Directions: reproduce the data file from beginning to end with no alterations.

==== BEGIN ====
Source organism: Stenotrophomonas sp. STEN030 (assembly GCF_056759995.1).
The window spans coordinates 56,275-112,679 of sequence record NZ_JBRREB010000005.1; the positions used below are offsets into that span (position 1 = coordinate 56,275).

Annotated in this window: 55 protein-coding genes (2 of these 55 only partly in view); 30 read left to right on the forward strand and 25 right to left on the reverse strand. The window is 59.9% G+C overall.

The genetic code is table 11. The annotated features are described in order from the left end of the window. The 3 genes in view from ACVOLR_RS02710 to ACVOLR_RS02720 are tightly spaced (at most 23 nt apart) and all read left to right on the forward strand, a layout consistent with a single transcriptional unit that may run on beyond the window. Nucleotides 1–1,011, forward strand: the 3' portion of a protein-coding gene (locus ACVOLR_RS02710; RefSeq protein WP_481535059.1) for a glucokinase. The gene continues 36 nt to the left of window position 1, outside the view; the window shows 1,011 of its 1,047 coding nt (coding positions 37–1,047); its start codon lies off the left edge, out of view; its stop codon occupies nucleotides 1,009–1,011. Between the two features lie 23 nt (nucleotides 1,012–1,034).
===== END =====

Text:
Source organism: Stenotrophomonas sp. STEN030 (assembly GCF_056759995.1).
The window spans coordinates 56,275-112,679 of sequence record NZ_JBRREB010000005.1; the positions used below are offsets into that span (position 1 = coordinate 56,275).

Annotated in this window: 55 protein-coding genes (2 of these 55 only partly in view); 30 read left to right on the forward strand and 25 right to left on the reverse strand. The window is 59.9% G+C overall.

The genetic code is table 11. The annotated features are described in order from the left end of the window. The 3 genes in view from ACVOLR_RS02710 to ACVOLR_RS02720 are tightly spaced (at most 23 nt apart) and all read left to right on the forward strand, a layout consistent with a single transcriptional unit that may run on beyond the window. Nucleotides 1–1,011, forward strand: the 3' portion of a protein-coding gene (locus ACVOLR_RS02710; RefSeq protein WP_481535059.1) for a glucokinase. The gene continues 36 nt to the left of window position 1, outside the view; the window shows 1,011 of its 1,047 coding nt (coding positions 37–1,047); its start codon lies off the left edge, out of view; its stop codon occupies nucleotides 1,009–1,011. Between the two features lie 23 nt (nucleotides 1,012–1,034).